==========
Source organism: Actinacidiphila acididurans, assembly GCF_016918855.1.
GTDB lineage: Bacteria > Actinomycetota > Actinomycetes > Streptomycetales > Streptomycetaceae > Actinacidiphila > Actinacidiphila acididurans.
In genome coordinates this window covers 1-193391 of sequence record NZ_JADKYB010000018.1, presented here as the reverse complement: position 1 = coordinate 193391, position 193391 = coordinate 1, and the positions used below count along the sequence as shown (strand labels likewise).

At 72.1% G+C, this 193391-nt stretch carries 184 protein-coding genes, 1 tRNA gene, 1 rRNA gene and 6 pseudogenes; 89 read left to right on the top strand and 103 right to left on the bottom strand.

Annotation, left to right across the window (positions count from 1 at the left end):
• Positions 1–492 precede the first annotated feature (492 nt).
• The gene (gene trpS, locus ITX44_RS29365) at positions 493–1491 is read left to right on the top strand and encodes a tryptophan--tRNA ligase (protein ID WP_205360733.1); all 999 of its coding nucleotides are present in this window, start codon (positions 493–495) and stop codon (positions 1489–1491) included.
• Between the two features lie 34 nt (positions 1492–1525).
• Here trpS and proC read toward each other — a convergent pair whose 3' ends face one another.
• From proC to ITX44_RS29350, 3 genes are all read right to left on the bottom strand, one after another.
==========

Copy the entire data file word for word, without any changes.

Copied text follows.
Source organism: Actinacidiphila acididurans, assembly GCF_016918855.1.
GTDB lineage: Bacteria > Actinomycetota > Actinomycetes > Streptomycetales > Streptomycetaceae > Actinacidiphila > Actinacidiphila acididurans.
In genome coordinates this window covers 1-193391 of sequence record NZ_JADKYB010000018.1, presented here as the reverse complement: position 1 = coordinate 193391, position 193391 = coordinate 1, and the positions used below count along the sequence as shown (strand labels likewise).

At 72.1% G+C, this 193391-nt stretch carries 184 protein-coding genes, 1 tRNA gene, 1 rRNA gene and 6 pseudogenes; 89 read left to right on the top strand and 103 right to left on the bottom strand.

Annotation, left to right across the window (positions count from 1 at the left end):
• Positions 1–492 precede the first annotated feature (492 nt).
• The gene (gene trpS, locus ITX44_RS29365) at positions 493–1491 is read left to right on the top strand and encodes a tryptophan--tRNA ligase (protein ID WP_205360733.1); all 999 of its coding nucleotides are present in this window, start codon (positions 493–495) and stop codon (positions 1489–1491) included.
• Between the two features lie 34 nt (positions 1492–1525).
• Here trpS and proC read toward each other — a convergent pair whose 3' ends face one another.
• From proC to ITX44_RS29350, 3 genes are all read right to left on the bottom strand, one after another.